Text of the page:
Finalizing meeting minutes, clarifying of issues, disseminating "need to know" concerns, handling more confidential info within proper circles, deciding which info is only for certain people and which is for the broader group; (for example discipline or policy enforcement issues) The executives in charge at each level of leadership, be it base, national, or regional, should be coordinating with administrative communicators as to what should be disseminated to whom. Often an executive officer may also be an administrative communicator.
Gathering and reporting of stories both within YWAM and beyond: helping YWAM to be known to one another within; presenting an YWAM image internationally; relating YWAM happenings to a larger more global audience. Publications may or may not handle special project publications (like YWAM prayer). Publication communication is generally high-pressure involving deadlines. Much of the work of publications is dependent on the cooperation/ feedback of others. Reporting, journalism, and story telling are often sub-set skills of publications communicators.
Presents accessible information about YWAM; advertises who we are and what we do; links locations and ministry visions to the whole; creates a big picture out of all the smaller pieces; helps locations learn how to present themselves. This ministry also presents an YWAM image globally but through the medium of the internet. There may at times be need to create more resources using other media or print.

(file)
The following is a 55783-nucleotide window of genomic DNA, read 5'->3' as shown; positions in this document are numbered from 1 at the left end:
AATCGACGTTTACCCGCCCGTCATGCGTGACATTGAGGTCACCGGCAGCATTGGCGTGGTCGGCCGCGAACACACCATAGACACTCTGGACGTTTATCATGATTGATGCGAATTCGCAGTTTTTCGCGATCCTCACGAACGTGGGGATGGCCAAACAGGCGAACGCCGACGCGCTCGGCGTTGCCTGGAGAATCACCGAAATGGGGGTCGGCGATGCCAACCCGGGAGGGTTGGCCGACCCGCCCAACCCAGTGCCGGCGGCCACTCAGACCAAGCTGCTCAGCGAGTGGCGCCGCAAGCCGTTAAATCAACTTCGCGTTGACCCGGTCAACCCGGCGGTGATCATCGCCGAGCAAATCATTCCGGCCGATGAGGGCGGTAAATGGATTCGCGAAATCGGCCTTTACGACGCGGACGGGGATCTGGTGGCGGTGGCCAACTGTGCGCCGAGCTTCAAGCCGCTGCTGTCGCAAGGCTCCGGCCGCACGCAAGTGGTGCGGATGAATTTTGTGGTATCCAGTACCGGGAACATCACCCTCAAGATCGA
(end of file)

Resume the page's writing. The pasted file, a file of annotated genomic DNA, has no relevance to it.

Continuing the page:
Media (A/V) Communicators:
TV, radio, and video communications are vast communications spheres that have tremendous possibilities as well as a huge variety of possible foci. No one of these can handle all that is possible. Media Village is at present doing an excellent job of serving the Body of Christ as a YWAM ministry. Individuals who are/were working under YWAM have served Christian radio broadcasters well. Both of these ministries are primarily focused on serving others outside of YWAM, even though they may at times serve our own people too. Many more ministries are likely to arise that use the same skills set, but target different types of service!
Trauma Communication Coordinator: